Occasionally, we find it necessary to medicate our feathered friends. Here are some pointers to help you with this task.
- Retrieve the bird from the cage.
- Set the bird on a table and hold its head by carefully grasping the neck where it joins the lower jaw, or mandible.
- With your other hand, grasp the medicine syringe and place the tip into the left side of the bird’s mouth.
- Depress the plunger and squirt the medicine toward the back of the bird’s throat.
- Wipe excess medicine from the bird’s beak.
- Place the bird back in the cage.
- Attempt to retrieve the bird from the cage.
- Apply bandages as necessary to wounds on your hands and arms.
- Retrieve the bird from its new hiding place under the coffee table.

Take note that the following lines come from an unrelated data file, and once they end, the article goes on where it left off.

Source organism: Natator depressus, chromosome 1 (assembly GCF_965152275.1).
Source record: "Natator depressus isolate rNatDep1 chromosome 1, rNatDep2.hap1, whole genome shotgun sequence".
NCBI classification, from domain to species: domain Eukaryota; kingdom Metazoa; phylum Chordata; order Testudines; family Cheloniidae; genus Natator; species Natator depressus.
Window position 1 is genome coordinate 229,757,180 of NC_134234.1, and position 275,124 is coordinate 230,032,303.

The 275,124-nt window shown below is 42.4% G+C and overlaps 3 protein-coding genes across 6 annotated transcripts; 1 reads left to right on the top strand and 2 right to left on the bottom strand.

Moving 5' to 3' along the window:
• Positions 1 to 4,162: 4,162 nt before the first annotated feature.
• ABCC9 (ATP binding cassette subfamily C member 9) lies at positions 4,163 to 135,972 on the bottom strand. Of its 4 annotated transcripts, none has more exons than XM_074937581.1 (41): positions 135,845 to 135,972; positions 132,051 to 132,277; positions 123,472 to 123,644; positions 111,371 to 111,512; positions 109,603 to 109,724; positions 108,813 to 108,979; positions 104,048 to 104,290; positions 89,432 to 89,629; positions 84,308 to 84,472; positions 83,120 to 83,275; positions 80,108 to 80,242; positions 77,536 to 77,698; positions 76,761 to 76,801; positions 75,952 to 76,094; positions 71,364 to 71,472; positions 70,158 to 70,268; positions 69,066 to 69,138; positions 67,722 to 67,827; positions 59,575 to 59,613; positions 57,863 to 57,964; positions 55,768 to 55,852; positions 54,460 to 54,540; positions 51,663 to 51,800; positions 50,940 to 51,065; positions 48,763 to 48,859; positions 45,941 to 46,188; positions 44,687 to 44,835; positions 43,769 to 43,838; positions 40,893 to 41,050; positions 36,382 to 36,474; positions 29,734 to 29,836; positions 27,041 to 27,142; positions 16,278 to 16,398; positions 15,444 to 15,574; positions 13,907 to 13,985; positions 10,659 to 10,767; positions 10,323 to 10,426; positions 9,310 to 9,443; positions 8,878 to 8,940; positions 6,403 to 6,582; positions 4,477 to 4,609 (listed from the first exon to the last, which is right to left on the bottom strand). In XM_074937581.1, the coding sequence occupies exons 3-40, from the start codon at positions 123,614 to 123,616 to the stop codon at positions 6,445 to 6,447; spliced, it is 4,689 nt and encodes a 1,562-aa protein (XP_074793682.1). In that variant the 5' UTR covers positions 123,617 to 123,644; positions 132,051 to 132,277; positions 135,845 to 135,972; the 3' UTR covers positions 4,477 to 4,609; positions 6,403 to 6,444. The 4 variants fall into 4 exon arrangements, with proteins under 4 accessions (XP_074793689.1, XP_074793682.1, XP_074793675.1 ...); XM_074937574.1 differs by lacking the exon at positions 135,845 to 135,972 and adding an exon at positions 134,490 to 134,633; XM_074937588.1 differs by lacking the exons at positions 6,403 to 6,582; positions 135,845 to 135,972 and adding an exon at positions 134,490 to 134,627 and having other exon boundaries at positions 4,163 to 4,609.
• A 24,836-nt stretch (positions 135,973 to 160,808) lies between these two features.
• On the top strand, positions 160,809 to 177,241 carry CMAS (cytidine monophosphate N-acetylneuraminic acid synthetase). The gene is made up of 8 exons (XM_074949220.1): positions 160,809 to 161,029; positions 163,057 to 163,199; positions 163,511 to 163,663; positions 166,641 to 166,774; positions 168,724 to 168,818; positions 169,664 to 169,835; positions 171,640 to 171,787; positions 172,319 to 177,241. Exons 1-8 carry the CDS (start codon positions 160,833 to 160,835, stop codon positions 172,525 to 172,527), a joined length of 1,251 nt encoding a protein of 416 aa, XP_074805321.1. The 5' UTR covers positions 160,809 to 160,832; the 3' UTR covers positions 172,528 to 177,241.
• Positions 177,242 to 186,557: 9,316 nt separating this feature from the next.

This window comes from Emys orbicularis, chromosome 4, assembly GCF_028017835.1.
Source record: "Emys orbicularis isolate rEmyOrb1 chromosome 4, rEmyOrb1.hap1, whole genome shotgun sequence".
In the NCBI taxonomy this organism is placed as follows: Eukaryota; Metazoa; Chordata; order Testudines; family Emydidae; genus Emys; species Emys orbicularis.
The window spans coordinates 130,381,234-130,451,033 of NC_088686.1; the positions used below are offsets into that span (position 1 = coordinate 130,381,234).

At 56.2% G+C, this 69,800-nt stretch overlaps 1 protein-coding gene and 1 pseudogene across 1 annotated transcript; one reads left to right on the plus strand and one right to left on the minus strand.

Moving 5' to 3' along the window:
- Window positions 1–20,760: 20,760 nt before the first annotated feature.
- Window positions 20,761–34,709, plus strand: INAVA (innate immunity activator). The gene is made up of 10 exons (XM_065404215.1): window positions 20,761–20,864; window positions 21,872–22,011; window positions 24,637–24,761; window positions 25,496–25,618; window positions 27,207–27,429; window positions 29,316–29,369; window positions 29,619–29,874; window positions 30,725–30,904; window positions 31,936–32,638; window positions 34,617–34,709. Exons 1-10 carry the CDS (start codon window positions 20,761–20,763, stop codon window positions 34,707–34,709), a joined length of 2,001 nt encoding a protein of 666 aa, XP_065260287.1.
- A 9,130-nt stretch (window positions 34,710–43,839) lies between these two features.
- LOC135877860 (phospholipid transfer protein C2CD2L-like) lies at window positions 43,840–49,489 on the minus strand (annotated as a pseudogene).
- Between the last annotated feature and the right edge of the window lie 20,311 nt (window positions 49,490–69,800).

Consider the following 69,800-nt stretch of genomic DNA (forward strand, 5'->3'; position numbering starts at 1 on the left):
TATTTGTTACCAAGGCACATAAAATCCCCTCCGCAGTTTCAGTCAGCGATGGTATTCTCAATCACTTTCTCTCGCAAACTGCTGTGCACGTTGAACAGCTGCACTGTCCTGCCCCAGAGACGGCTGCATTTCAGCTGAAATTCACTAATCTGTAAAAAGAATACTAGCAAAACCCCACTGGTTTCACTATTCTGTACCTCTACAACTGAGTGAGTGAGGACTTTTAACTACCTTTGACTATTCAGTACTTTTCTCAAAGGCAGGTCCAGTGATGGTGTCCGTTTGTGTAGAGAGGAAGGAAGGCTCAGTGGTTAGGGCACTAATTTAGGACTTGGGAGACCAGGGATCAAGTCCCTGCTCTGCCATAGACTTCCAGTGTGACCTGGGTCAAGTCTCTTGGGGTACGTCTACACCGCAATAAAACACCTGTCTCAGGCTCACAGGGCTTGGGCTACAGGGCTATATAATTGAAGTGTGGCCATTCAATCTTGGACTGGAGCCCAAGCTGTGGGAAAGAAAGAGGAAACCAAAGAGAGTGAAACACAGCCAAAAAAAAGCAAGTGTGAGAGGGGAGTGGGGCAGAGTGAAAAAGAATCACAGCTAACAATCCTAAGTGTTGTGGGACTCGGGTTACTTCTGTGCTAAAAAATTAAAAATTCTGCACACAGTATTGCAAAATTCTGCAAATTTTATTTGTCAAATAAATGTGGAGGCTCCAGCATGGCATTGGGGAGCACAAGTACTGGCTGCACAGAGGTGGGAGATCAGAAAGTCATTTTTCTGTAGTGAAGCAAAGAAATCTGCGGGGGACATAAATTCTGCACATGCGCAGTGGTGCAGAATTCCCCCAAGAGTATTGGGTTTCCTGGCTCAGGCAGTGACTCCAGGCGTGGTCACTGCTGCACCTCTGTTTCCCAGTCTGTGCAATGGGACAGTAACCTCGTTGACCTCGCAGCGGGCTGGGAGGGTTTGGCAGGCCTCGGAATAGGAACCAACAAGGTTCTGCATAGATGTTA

- Carefully immobilize the bird’s head to prevent further tissue damage to your body.
- Attempt to break the “Vulcan Death Grip” and remove the bird’s feet from your hand.
- Apply more bandages and a strong analgesic cream to the new wounds on your hands and arms.
- Immobilize the bird by carefully wrapping it in a bath towel.
- Watch in amazement as the bird “morphs.” Its head and tail will probably swap position, putting your tender flesh in mortal danger again.
- Hold the bird snugly in its terrycloth prison.
- Grasp the medicine syringe. Try to stop trembling in fear and pain. Place the tip of the syringe into the left side of the bird’s mouth.
- Ignore the crushed tip. Depress the plunger and squirt the medicine toward the back of the bird’s throat.
- Wipe excess medicine out of your eyes and off the drapes.
- Release the bird and squirt medicine in the general vicinity of its face. Some medicine may actually go into the mouth. The rest will be absorbed by osmosis.
- Shoo the bird back to the cage.
- Spend the rest of the day attempting to regain the bird’s affection with yummy snacks and new toys.